Reinaus’ greatest talent is her knack for noticing life around us. Having entered the children’s literature scene during a period of great changes, with authors generally preferring pure fantasy over realism, she decided to take her writing in a different direction. The haziness and uncertainty over how to approach subjects that were shaking society appeared to not even touch her. True, most of Reinaus’ books also include elements of fantasy, whether they be characters or an overall atmosphere, but they show a social orientation regardless. Reinaus was incapable of being the type of writer who sticks their head into the sand, blindfolds themselves, or remains impartial to what is going on around them. The issues she tackles in her works are extremely visible and acute in today’s world. Superstition, xenophobia, blackmail, selling oneself, non-traditional family structures, and political games are just a few of the issues that surface in Reinaus’ books and cause great public controversy. It is the author’s conviction that real life – that, which readers and their peers encounter every day – must not be shrouded from children behind rosy curtains, but instead introduced, explained, and made understandable to the extent their age allows.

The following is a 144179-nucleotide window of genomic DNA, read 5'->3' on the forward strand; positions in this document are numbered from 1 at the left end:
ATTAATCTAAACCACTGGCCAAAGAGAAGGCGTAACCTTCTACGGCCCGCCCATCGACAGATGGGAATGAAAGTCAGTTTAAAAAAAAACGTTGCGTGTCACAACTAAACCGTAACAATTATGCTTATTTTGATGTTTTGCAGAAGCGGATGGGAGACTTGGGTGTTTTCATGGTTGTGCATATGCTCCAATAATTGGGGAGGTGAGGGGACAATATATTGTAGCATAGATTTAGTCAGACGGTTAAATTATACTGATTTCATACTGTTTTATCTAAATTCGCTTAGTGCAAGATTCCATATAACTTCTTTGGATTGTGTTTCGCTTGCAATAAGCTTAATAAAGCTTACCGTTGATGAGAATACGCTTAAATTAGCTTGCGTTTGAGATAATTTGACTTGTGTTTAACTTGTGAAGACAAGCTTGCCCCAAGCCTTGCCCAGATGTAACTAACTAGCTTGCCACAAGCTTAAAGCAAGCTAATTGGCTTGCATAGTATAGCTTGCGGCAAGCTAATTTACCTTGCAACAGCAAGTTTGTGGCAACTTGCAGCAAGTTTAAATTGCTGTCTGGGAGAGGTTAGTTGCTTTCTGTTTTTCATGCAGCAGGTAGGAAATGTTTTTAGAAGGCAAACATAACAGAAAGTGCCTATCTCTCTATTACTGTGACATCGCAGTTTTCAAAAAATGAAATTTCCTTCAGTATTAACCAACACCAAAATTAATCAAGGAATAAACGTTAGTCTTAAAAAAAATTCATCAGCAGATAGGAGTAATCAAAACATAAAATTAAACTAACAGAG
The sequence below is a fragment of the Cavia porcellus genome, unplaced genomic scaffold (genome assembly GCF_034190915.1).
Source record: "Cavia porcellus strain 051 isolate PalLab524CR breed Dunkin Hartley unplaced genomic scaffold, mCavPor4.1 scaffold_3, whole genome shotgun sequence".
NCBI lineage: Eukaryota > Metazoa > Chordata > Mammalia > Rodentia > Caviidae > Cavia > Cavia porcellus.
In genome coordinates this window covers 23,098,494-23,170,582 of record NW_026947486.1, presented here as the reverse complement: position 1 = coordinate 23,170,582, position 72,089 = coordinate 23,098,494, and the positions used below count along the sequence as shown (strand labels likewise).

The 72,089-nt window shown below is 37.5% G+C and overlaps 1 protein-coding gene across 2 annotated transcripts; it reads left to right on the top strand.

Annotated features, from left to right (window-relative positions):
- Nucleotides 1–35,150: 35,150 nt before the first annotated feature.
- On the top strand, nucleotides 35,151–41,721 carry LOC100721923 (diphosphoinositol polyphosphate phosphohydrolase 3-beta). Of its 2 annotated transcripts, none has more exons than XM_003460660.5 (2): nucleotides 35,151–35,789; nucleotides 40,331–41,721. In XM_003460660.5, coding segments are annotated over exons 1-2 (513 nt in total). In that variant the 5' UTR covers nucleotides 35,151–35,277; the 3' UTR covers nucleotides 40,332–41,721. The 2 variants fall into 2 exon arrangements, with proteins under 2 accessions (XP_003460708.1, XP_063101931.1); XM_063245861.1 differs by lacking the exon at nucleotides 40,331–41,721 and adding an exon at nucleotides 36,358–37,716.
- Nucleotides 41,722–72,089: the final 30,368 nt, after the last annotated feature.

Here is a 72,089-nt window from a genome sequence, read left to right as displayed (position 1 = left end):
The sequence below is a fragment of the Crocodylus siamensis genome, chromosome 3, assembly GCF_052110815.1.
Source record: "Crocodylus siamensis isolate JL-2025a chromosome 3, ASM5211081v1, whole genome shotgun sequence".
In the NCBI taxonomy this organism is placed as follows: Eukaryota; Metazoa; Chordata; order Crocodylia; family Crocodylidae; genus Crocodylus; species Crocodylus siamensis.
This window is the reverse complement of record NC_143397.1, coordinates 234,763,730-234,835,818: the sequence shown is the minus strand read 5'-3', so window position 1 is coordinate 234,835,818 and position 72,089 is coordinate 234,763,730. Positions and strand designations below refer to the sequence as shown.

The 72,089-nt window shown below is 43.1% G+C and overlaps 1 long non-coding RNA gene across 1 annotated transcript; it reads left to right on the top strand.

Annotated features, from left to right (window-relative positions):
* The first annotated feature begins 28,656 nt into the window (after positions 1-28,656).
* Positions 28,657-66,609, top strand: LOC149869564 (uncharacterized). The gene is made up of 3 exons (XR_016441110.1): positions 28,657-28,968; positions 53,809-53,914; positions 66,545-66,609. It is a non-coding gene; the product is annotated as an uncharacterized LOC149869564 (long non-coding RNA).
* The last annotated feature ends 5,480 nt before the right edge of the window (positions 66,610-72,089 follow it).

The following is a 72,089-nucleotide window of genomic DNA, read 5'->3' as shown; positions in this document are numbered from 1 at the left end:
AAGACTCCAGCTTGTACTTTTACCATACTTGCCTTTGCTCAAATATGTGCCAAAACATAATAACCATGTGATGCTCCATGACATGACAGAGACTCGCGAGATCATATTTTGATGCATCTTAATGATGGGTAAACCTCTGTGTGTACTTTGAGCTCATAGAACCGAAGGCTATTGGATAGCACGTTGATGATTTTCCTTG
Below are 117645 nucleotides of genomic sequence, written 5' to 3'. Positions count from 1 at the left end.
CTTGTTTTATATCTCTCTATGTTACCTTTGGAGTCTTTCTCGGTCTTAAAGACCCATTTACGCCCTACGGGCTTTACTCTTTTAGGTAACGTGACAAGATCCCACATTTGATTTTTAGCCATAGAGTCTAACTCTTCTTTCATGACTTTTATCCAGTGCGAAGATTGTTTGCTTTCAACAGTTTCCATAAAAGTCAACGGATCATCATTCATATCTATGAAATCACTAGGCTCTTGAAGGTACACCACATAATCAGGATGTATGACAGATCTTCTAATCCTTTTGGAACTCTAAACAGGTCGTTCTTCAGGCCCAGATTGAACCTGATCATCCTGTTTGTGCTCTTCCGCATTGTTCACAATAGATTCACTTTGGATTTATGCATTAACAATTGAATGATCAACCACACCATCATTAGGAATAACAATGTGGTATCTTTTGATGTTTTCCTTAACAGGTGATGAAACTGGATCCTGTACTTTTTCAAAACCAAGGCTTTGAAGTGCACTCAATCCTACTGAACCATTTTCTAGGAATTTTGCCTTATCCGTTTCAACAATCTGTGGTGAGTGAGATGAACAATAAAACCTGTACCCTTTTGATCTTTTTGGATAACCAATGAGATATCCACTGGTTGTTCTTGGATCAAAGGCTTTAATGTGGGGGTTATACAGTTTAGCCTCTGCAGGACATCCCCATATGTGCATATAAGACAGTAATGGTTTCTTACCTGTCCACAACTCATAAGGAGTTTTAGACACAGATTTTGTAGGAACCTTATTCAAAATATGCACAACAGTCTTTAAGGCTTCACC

For this reason, the child characters in Reinaus’ works are not disengaged from society and do not act within any kind of cutesy idyll that is disconnected from the problem-packed world of adults. Rather, these characters stand at the very core of reality, existing alongside and together with grown-ups. For example, in her book How My Dad Got a New Wife (2016), a father asks his 10-year-old daughter Kaisa for help finding a suitable girlfriend. Since Kaisa’s mother died several years earlier and the emotional wounds have since healed, the girl full-heartedly agrees to give her father a hand in the interests of his emotional well-being. Yet the task, which seemed so simple at first, grows ever more complicated with each passing day when it turns out that each of the women who cross their path have their own shortcomings. Reinaus’ humorous approach, colorful characters, and realistic situations made the book an immediate hit among young readers. At the same time, Reinaus’ method was the target of sharp criticism from several adult readers who questioned the topics’ appropriateness in children’s literature, asking: “Wouldn’t it be better to keep kids away from such problems; to shield them from life?”